Home again. The research trip was most excellent. Research appointment at Local History Museum #1 was threatening to not pan out terribly successfully, and suddenly became unscheduled research at Nearby Research Archive #2 that rocked. It involved access to boxes of barely-processed materials in my research area. With more than twice that much material again, part of the same collection, expected to arrive in the near future.The moral of the story is, tell ANYONE who will stand still long enough what you're researching. Even when it is something weird and obscure, and the most common response is, "What?" The curator at Museum #1 said, "I don't have that much stuff, but let me make a call." Thirty minutes later, I'm in Nearby Research Archive #2.

As promised, I toted my camera around. But National Research Archives #1 (visited the day before the above adventures) had so much material, that I used up my photo card. I remembered to bring fresh batteries, but never anticipated I'd take more than 120 images. Silly me. I'll have to toss an extra photo card into my camera bag. It's little, holds maybe 30 images, but it would have tided me over!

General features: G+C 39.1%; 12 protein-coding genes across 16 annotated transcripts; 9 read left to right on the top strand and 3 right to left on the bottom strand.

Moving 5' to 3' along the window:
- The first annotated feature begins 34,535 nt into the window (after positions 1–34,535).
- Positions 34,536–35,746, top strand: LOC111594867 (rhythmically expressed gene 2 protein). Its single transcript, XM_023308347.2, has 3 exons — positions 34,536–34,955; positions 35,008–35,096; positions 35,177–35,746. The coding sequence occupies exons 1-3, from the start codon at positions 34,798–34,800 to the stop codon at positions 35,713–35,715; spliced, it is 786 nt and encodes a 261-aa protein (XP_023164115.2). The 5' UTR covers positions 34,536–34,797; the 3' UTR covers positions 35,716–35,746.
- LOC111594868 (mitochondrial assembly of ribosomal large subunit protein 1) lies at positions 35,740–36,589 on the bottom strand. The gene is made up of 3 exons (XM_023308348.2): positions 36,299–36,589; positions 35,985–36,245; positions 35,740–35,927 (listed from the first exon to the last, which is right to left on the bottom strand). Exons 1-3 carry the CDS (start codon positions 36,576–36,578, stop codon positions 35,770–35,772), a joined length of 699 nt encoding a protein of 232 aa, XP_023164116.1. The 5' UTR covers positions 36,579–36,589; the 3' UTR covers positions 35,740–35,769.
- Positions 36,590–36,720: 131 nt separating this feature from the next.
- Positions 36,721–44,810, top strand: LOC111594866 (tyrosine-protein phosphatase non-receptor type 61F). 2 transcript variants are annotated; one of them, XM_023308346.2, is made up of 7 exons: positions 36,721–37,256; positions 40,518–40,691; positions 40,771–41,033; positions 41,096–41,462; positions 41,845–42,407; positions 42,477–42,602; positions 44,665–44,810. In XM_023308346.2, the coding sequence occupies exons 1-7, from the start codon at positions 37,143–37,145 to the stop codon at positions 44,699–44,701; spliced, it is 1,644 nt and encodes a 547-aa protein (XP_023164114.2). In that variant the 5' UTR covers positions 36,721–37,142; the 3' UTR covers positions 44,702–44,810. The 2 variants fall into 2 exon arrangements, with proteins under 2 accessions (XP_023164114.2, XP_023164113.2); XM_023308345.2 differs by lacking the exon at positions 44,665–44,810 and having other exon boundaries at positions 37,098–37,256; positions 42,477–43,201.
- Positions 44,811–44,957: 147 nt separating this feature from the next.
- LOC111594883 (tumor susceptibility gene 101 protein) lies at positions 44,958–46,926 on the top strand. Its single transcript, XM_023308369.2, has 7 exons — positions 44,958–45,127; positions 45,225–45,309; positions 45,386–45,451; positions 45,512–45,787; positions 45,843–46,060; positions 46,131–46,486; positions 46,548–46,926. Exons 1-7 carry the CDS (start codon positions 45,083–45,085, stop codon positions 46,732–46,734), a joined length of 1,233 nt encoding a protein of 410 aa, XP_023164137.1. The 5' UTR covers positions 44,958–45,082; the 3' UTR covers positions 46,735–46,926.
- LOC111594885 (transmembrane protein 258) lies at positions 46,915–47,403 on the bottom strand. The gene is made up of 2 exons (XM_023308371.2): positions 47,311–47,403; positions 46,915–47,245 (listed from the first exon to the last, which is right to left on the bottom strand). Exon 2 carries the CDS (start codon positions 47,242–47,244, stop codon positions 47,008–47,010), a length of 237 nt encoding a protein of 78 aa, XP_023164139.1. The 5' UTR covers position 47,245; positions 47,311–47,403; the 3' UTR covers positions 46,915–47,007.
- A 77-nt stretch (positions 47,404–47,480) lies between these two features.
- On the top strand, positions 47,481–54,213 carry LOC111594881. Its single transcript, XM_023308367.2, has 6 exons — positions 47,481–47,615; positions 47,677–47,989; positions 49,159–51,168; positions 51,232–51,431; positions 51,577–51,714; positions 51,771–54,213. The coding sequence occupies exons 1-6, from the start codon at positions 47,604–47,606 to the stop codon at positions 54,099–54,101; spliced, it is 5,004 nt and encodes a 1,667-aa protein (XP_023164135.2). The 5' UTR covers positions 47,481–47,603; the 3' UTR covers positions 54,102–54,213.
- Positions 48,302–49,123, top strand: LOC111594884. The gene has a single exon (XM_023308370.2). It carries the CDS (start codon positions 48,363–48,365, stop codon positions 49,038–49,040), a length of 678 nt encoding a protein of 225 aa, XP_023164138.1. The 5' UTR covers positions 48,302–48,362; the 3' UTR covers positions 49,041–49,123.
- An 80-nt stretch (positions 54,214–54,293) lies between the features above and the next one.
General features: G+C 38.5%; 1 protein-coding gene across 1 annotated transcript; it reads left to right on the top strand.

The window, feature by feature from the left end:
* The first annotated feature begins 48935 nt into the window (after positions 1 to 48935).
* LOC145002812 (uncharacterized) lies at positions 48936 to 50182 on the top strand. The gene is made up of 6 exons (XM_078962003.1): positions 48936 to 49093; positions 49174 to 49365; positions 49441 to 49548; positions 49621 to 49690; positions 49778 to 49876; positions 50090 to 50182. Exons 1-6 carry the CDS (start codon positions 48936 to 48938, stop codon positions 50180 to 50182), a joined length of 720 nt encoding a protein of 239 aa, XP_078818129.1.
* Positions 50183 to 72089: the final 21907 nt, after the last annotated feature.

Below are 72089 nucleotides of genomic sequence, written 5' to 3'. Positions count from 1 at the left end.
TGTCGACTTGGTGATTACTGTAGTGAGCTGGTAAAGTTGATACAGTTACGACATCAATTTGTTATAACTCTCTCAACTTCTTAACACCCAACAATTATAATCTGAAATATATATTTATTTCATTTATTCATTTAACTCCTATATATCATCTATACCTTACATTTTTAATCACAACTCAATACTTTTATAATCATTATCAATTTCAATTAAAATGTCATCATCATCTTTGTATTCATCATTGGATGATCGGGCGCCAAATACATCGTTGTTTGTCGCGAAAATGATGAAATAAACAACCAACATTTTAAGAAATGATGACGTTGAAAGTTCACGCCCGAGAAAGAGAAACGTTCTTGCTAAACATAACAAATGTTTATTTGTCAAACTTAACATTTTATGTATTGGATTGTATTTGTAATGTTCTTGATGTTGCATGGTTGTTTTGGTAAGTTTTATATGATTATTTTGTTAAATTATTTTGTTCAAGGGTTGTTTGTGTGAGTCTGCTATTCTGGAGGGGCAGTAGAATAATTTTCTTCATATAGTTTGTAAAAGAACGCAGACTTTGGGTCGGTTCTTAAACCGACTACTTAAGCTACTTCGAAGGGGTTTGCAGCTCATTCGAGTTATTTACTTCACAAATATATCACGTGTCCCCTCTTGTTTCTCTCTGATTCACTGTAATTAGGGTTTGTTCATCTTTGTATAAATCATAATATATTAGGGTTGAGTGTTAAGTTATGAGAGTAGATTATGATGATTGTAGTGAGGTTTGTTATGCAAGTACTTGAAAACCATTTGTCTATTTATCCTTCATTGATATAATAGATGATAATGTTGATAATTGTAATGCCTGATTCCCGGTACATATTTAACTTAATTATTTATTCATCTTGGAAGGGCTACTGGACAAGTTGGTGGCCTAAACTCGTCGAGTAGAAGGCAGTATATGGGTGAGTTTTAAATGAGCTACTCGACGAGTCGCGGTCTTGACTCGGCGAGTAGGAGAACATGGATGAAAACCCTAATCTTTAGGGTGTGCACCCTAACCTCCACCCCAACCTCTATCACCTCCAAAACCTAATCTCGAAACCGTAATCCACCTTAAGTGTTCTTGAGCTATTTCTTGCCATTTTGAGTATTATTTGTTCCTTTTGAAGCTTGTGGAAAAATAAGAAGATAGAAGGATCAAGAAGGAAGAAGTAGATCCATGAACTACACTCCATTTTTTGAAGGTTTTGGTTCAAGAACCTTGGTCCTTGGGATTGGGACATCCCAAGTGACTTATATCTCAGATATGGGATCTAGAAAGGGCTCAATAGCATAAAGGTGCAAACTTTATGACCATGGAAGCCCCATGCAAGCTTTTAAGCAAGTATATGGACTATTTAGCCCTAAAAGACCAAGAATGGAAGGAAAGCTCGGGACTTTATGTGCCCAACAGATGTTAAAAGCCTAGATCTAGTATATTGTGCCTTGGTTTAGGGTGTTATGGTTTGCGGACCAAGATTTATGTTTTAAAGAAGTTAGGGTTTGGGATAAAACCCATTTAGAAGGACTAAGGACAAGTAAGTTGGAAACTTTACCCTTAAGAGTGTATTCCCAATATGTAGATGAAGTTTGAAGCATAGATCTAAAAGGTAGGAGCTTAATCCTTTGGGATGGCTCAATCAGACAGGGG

I did, however, save a shot for a photo to share. This is Taughannock Falls (as best I can tell, pronounced Te-GA-nick, with the emphasis on A as in can), near the southern end of Cayuga Lake in the Finger Lakes Region of New York, just north of Ithaca. It is 215 feet, higher than Niagara Falls by 30-40 feet or more. The photo does it no justice -- it is just impossible to capture the scale of it. I didn't make it this time, but there is a trail you can walk to the bottom of the falls, which is spectacular as well.

Monday, August 10, 2009

On the Road

I'm on a whirlwind tour of Cross-border family types and book research on the way home.

Remember when I said I needed to learn to take my camera everywhere? Yeah. I still need to learn that. The building had HUGE DRAGON GARGOYLES and an incredibly cool early twentieth century elevator. And I didn't have my camera.